Monday, June 19, 2017

Google Employs New Steps to Combat Terrorism Online

Alphabet Inc.’s Google announced four new steps that they will be employing to tackle the issue of terrorism across all of its services especially YouTube,  a response to U.K lawmakers who have said that the internet is a petri dish for radical ideology. The company also said that it has been working with government, law enforcement and civil society groups for this purpose.
The internet giant recognized that the threat poses a serious challenge and more immediate action needs to be taken.

“Terrorism is an attack on open societies, and addressing the threat posed by violence and hate is a critical challenge for us all”, Kent Walker, Senior Vice President and General Counsel at Google, said in a blog spot.

“There should be no place for terrorist content on our services.”

Before going into detail on what shape the extra shapes will take, Walker outlines the existing measures that the company is already taking to help prevent the distribution and redistribution of terrorist material. This ranges from the thousands of employees Google has to review content, to technologies and systems that automatically avert the upload and re-upload of known terrorist material, to the government and law-enforcement cooperation that the company is involved in.

Throughout the post, attention is paid to the company’s aim to obtain a balance between open and free societies and the prevention of terrorist actions that intend to eat away these same values. 

The four steps are: better detection of extremist content and faster review, more experts, tougher standards and early intervention and expanding counter-extremism work.

The Steps

Detection: The company will devote more engineering resources and advanced machine learning to improve Google’s identification software. This is the software that will ideally help identify inappropriate videos automatically and determine between propaganda or the glorification of terrorist content and legitimate reports on such content by reputable journalistic networks.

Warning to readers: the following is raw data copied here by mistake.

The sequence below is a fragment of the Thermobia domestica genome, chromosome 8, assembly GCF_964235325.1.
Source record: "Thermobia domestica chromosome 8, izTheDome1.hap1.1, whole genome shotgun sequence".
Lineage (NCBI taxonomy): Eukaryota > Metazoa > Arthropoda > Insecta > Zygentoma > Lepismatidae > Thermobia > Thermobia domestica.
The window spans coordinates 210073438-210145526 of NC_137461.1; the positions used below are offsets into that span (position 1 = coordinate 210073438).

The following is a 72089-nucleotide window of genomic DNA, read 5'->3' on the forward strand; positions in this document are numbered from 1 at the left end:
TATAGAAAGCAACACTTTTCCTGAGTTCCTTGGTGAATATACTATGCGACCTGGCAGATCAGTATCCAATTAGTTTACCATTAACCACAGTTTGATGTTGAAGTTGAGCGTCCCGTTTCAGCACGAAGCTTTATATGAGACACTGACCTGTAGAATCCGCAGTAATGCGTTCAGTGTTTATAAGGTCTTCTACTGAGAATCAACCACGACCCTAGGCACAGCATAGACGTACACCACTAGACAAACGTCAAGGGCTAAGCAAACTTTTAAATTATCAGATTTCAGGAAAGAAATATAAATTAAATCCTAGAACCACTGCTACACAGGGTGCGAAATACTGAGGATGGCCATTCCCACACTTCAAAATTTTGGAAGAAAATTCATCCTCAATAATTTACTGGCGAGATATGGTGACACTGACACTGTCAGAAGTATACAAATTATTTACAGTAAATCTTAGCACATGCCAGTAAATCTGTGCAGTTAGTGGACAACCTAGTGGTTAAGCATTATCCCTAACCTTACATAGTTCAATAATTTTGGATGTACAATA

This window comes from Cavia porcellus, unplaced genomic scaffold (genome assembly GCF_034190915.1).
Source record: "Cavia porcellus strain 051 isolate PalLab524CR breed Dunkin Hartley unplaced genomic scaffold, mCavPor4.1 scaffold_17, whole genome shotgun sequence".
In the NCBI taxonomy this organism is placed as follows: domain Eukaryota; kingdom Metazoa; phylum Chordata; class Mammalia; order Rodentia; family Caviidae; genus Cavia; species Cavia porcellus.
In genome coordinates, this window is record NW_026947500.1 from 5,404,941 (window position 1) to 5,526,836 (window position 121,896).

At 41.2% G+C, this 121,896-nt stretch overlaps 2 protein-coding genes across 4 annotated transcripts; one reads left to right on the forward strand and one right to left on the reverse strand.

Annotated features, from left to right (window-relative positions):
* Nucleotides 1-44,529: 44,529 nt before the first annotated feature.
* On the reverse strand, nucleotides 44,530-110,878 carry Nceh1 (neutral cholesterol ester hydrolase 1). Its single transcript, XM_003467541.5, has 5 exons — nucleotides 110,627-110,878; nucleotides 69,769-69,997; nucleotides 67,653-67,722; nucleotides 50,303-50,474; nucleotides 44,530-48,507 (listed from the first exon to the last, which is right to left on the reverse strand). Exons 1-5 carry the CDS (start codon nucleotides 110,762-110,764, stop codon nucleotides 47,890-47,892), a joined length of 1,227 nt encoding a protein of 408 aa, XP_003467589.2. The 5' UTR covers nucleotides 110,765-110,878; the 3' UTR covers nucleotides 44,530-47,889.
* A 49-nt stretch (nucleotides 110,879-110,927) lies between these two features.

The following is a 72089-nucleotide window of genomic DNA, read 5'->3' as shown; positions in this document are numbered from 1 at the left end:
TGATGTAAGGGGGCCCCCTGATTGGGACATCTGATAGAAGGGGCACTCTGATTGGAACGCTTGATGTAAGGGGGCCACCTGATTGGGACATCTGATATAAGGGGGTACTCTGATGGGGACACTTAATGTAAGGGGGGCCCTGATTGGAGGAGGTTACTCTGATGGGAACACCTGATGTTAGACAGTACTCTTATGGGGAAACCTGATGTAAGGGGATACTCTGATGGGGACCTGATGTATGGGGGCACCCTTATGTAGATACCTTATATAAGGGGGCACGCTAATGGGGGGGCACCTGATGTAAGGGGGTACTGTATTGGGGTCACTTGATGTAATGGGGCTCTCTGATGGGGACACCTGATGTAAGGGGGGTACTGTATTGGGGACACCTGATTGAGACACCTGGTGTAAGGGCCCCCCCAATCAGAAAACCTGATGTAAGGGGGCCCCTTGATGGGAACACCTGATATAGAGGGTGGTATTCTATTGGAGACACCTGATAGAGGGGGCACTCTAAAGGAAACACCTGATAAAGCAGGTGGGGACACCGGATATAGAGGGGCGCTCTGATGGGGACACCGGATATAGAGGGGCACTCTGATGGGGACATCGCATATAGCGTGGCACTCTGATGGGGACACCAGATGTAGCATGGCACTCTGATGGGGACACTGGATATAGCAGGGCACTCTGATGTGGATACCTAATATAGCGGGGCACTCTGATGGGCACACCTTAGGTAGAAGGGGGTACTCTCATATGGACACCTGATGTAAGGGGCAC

Standards: The YouTube, online video behemoth, “will be taking a tougher stance on videos that do not clearly violate its policies”. This means that the videos that border on infringing its policies, but are technically still allowed such as supremacist content will be void of the comments section, lack the ability to be recommended or monetized, and will appear behind and “interstitial warning”.

Intervention: It is a proactive measure in counter-radicalization. More specifically, YouTube will be increasing its efforts along the lines of the redirect method, an approach that redirects targeted ISIS recruitment advertisements into anti-terrorist video instead, a process which has apparently already proved rather successful.

Expansion: The company hopes to greatly increase its amount of Trusted Flaggers on YouTube by almost doubling the amount of Non-Government Organizations that are already operating and financially backing them up with operational grants. While a great deal of content flagged as inappropriate can be inaccurate, Google claims that over 90% of its flags from this group of independent experts are accurate.

Google’s public stance came after UK Prime Minister Theresa May gave a speech in which she pushed for more internet regulation as means to prevent terrorism. In that context , it appears that Google’s Op-Ed is an attempt to influence UK away from internet regulation that could take more control out of the hands of internet behemoths like Google.

To that end, Walker mentioned that Google is working with Facebook, Microsoft and Twitter to create an international forum devoted to combating terrorist activities online.

“While we and others have worked for years to identify and remove content that violates our policies, the uncomfortable truth is that we, as an industry, must acknowledge that more needs to be done. Now,” Walker said in a blog spot.

Meanwhile, on Thursday, Facebook offered additional insights on its efforts to remove terrorism content, a response to political pressure in Europe to militant groups using the social network for propaganda and recruiting. It ramped up use of artificial intelligence, such as image matching and language understanding to identify and remove content quickly, the company said in a blog post.
By 4:00AM GMT-4, Alphabet Inc. (NASDAQ:GOOGL) traded 0.16%, or 1.56, to $958.62. It opened in $957.91, with a session high of $959.95 and a session low of $948.70. Its market capitalization was 655.52 billion, with a P/E ratio of 30.9.
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